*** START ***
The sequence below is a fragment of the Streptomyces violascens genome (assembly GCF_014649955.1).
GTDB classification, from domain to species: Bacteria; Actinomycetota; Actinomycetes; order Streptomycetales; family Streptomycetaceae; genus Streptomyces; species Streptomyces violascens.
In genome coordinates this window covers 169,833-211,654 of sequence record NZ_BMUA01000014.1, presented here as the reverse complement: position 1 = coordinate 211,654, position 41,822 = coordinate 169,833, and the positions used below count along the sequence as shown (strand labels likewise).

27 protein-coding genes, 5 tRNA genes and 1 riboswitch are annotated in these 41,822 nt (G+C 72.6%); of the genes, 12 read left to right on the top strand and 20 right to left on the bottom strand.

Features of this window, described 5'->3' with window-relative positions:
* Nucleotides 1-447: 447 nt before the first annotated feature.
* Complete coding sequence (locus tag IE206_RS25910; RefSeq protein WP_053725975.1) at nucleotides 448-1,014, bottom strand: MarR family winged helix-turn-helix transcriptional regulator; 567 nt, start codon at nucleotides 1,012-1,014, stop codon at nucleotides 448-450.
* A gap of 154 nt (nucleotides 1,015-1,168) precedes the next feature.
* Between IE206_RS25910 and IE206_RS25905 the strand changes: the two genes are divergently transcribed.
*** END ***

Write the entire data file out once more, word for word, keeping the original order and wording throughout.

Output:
The sequence below is a fragment of the Streptomyces violascens genome (assembly GCF_014649955.1).
GTDB classification, from domain to species: Bacteria; Actinomycetota; Actinomycetes; order Streptomycetales; family Streptomycetaceae; genus Streptomyces; species Streptomyces violascens.
In genome coordinates this window covers 169,833-211,654 of sequence record NZ_BMUA01000014.1, presented here as the reverse complement: position 1 = coordinate 211,654, position 41,822 = coordinate 169,833, and the positions used below count along the sequence as shown (strand labels likewise).

27 protein-coding genes, 5 tRNA genes and 1 riboswitch are annotated in these 41,822 nt (G+C 72.6%); of the genes, 12 read left to right on the top strand and 20 right to left on the bottom strand.

Features of this window, described 5'->3' with window-relative positions:
* Nucleotides 1-447: 447 nt before the first annotated feature.
* Complete coding sequence (locus tag IE206_RS25910; RefSeq protein WP_053725975.1) at nucleotides 448-1,014, bottom strand: MarR family winged helix-turn-helix transcriptional regulator; 567 nt, start codon at nucleotides 1,012-1,014, stop codon at nucleotides 448-450.
* A gap of 154 nt (nucleotides 1,015-1,168) precedes the next feature.
* Between IE206_RS25910 and IE206_RS25905 the strand changes: the two genes are divergently transcribed.